Vlans are a way to segment the network in a "virtual" way. It allows users on different lan segment to talk to each other even though they are on a different lan segment (wire). It allows you to break up the broadcast domain (which switches normally don't do - they break up collision domains) without the use of routers.
Where you typically would use a whole switch for one segment or multiple switches for the same segment - with VLANS you can have multiple segments on one switch.
Why would you do this? Suppose you want to segment your company by department. Now suppose each department is on a different floor (accounting on 1st floor, sales on 2nd and marketing on 3rd. No problem use a router to route the segement to each floor. Each floor has their own set of switches.
Now you decide to move 3 people in marketing to the same floor as accounting (2 floors away) - for space reasons. How do you easily move them? You'd have to some way run a wire from the 3rd floor down to the 1st floor with it's own switch.
With a VLAN, you could set it up the same way with Switches set up for VLAN. In the switch you would set up the VLAN numbers (2,3,4, etc.). In our example: accounting = 2, sales = 3 and marketing = 4 (could just as easily have been 10, 11, 12). So the switches on the 1st floor (accounting) would have all the ports set to VLAN 2, the switches on the 2nd floor would have all the ports set to VLAN 3 and the 3rd floor would have all the switch ports set to VLAN 4. All the switches are "trunked" together and talk to each other.
So what - you say! This is just like the conventional way. But now when I move the 3 people to accounting, all I do is connect them to the accounting switches and reconfigure those ports to VLAN 4. Now the switches on the 1st floor have VLAN 2 and VLAN 4.
One of the advantages that you have with VLANs is you are less limited to your physical environment when setting up your LAN. Change your physical setup and just reconfigure your switches to accommodate it.
a. Group of ports
b. MAC address
c. Network address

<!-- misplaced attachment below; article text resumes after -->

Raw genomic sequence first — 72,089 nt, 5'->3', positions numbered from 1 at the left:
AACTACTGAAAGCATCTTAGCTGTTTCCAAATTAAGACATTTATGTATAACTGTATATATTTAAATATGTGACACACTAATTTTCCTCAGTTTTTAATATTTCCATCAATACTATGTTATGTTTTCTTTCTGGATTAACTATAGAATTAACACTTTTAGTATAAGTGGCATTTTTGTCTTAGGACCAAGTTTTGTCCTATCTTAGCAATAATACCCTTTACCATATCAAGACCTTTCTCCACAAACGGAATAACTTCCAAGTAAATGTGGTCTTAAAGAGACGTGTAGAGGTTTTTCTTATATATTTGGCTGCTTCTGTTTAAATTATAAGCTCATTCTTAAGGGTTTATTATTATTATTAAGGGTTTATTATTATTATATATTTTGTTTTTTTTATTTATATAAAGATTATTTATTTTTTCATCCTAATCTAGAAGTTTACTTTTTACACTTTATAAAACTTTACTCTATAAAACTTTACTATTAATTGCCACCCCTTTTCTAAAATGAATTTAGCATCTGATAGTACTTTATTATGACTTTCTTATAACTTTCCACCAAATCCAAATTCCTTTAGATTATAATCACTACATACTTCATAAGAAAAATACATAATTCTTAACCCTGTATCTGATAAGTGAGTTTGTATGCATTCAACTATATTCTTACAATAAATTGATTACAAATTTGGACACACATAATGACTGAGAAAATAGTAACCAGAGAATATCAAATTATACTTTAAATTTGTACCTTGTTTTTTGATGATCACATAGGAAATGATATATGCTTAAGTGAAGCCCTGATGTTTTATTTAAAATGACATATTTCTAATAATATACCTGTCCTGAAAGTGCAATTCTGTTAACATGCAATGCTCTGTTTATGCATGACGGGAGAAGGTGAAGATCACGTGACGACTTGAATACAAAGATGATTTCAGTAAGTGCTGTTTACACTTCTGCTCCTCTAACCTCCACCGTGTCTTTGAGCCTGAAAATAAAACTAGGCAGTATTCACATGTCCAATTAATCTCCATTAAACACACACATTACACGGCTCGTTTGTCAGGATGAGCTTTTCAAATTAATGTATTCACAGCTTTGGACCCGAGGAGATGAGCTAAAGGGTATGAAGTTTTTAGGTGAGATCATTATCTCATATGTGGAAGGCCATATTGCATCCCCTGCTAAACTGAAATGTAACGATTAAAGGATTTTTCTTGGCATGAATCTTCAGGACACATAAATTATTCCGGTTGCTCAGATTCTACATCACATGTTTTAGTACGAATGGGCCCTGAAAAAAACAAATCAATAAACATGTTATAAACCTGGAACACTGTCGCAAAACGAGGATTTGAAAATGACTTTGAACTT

a. The membership is based on which port the data comes in from. The disadvantage here is that if the user moves, the admin has to reconfigure the VLAN port membership
b. The MAC address is mapped to the VLAN, this allows you to have the node connect through any port and still be a member of the VLAN. Major disadvantage is that intially all users will have to be assigned to a VLAN and when you first set it up, everyone will be on the same VLAN !! This will cause some network performace problems. Also if you use laptops often, the MAC address of hte docking station is a member of the VLAN, so using the laptop in another docking station will mean reconfig of the VLAN info.
c. Based on network address information such as the IP address. There is no frame tagging involved here.
The database where this information is stored is known as a filtering database. If you are using many switches then this information must be shared by all of them and you must have a port in trunk mode which can carry information from all the VLANs to the other switches. Dont confuse this with 'port trunking' which means binding many ports to act as a single port and use their combined bandwidth.
(God knows I was confused about those two terms for ages ! Everyone I asked about 'port trunking' said it had nothing to do with VLANs !!)
While the subject has been covered in these threads, I would like to simply clarify a few things about VLAN and MAC mappings.
There are two modes in which a VLAN can operate:
1) Static VLANS
2) Dynamic VLANS
In Static mode, the administrator defines the VLAN membership for every port the switch has. For example, Port 1, 2 and 3 might be assigned to VLAN 10, while ports 4,5 and 6 to VLAN 20.
No matter what device/host is plugged into the switch port, the VLAN assignment remains the same.
In Dynamic mode, the administrator assigns VLAN membership based on the MAC address of each host. This means a database is created where a mapping between MAC addresses and VLANs exist. So if you have 3 switches using this mode, and you move a workstation from Port 1 on switch 1 to port 7 on switch 3, then it will maintain its VLAN membership.
Out of the two VLAN modes, the first one, that is, Static Mode, is more popular and secure.
If you would like to read more about the topic, I have recently written a whitepaper on VLANS for searchnetworking.com, here is the url:
Just to add to what Chris said, static mode is more popular,
however don't use vlans as a security solution.. it has recently been proven that its quite trivial to make packets from one vlan 'jump' to another vlan...